Now, I know I can write. Twelve thousand customers can't be wrong. Nor the thousands of developers who've read my software documentation. And the dozens of people who read my short stories. Can they all be wrong? Plus, the end of this book rocks. But nobody cares about the end of a book they can’t get to, because the beginning was just too…not great.
Some stories are inherently problematic. Let's take someone else's story as an example. In the movie, The Sixth Sense, the core of the story--

Bruce Willis, knocking it out of the park with Haley Joel Osment

--is that a little boy has attracted the ghost of a cruelly slain psychiatrist, only the psychiatrist, and the audience, don't know he's dead. So the storyteller, the director M. Night Shyamalan, has some serious problems. He has to show a character, the shrink, that no one interacts with but the boy--and that lack of interaction can't arouse our viewerly notice. 

The writer did everything within his power to hide what was going on, hide it in plain sight. He did it so successfully, in fact, that I had grown bored with the static psychiatrist character, and so wasn't paying attention when he visited his grieving wife at the climax of the movie, revealing his surprisingly dead state. 

That some members of the audience would grow disinterested in such a passive character was a risk the writer had to take--and it paid off. 99% of the planet responded as expected. The writer couldn't change the fact of that story having a serious problem, all he could do was write the hell out of it, hide it, turn the problem into its core strength. Easy, right?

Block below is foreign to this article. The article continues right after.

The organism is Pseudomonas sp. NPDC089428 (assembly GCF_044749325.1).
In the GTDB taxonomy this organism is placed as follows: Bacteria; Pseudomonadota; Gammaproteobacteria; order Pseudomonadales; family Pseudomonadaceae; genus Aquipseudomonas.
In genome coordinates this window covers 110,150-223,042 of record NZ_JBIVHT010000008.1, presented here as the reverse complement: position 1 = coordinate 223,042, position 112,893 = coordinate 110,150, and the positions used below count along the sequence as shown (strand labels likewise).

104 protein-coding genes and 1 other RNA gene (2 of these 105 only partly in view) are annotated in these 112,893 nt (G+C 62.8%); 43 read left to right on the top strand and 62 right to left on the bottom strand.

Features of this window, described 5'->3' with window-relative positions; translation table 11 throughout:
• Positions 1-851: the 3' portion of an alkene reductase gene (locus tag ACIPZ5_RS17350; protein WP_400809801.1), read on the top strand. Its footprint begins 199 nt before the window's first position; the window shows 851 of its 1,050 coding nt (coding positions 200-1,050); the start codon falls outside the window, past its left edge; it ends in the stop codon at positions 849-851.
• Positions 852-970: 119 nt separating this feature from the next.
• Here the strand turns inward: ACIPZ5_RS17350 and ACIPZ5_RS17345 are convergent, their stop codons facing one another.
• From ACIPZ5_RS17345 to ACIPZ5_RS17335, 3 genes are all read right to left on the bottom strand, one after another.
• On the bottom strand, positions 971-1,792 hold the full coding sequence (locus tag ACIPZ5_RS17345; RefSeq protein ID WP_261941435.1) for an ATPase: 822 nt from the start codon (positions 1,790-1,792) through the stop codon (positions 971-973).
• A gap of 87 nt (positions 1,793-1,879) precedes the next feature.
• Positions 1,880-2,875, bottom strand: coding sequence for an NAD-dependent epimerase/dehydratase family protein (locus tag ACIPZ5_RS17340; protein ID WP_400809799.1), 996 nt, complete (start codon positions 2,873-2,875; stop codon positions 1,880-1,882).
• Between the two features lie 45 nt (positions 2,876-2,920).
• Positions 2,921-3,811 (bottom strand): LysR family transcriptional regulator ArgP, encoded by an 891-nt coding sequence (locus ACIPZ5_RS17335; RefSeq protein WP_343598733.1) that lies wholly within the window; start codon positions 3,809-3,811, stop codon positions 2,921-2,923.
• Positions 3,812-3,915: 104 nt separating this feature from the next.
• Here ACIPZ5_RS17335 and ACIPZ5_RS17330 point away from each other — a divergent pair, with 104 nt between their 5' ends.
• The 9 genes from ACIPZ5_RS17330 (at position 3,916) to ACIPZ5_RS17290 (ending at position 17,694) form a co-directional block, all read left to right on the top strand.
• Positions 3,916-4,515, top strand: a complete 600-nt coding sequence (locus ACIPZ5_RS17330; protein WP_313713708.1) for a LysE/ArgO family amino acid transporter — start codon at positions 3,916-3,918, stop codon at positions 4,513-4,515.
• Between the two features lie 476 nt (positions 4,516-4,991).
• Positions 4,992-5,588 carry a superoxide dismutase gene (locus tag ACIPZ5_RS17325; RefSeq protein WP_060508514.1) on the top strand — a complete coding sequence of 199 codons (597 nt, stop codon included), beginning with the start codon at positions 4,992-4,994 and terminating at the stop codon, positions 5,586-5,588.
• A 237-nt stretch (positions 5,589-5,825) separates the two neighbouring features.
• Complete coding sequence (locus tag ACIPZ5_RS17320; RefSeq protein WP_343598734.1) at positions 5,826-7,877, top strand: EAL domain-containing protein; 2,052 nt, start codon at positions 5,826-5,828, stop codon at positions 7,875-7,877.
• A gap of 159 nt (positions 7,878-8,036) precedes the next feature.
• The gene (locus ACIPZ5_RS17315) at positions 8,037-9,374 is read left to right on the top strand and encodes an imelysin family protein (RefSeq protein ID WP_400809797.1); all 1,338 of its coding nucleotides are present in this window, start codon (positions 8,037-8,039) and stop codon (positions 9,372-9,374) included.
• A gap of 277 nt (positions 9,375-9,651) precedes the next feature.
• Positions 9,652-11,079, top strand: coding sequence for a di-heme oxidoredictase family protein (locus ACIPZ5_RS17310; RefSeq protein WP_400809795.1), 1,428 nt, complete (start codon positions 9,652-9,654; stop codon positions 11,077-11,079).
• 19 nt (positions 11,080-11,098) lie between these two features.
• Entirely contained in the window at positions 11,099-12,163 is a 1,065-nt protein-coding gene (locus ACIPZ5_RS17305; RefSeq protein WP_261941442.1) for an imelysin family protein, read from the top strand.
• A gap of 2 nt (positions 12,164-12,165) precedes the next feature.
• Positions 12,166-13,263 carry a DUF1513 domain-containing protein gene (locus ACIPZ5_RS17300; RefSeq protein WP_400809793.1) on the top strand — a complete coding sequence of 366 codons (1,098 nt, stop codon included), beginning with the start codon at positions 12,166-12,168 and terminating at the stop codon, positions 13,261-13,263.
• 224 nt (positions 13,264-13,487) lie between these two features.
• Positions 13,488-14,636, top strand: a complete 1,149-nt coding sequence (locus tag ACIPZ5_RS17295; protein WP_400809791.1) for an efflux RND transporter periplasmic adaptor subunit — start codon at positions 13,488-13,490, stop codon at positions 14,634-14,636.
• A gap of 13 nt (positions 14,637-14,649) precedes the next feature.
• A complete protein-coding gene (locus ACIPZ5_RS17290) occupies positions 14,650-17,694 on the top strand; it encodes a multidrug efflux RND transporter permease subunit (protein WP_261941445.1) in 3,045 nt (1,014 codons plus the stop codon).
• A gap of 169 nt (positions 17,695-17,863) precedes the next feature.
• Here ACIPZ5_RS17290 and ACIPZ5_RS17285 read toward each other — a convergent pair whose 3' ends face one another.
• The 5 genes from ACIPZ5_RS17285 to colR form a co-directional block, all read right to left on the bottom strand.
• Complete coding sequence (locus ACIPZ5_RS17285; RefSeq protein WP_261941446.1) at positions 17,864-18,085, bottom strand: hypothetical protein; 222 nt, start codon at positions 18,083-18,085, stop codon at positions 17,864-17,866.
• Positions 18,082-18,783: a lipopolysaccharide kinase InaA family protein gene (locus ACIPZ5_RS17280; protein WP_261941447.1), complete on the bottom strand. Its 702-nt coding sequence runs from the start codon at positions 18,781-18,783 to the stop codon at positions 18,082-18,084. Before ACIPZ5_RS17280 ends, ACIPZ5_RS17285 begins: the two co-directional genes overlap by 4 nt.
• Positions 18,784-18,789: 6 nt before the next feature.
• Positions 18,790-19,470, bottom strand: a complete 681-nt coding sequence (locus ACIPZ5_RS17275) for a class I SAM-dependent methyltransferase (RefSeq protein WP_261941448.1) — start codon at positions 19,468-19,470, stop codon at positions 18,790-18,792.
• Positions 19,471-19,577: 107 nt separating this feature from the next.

Back to me. I'm writing about financial fraud, which I find fascinating but which many people find dull or inaccessible. So I tried to “explain” things, instead of dramatizing them, a failure that’s epically ironic since I am a well-trained screenwriter and should know how to show instead of tell!

The solution for how to help my readers understand just what they need to know, just when they need to know it, has proved quite elusive up until this point.  That story is tellable, I know it in my bones. But it’s going to have to wait for a while. I can’t keep writing that first book forever.

Number two is well begun, and I can see that it’s going to be better than the first one, which means by the end of number two, I should have the novelistic chops to go fix the first one with a minimum of fuss.  After all, M. Night Shyamalan rewrote The Sixth Sense ten times. And I’m only on version number five!

I’m not going to stop writing just because things didn’t turn out the way I planned. That’s arrogance of the first order.  Life doesn’t always tell you the order of problems you need to solve.  Staying flexible, trying new things, taking risks—it’s all part of being a writer or artist. It’d be nice to have a roadmap, but I’m pretty sure all we get, if we’re lucky, is the occasional clue. So what if I don’t have a book published already? 

That was just Plan A.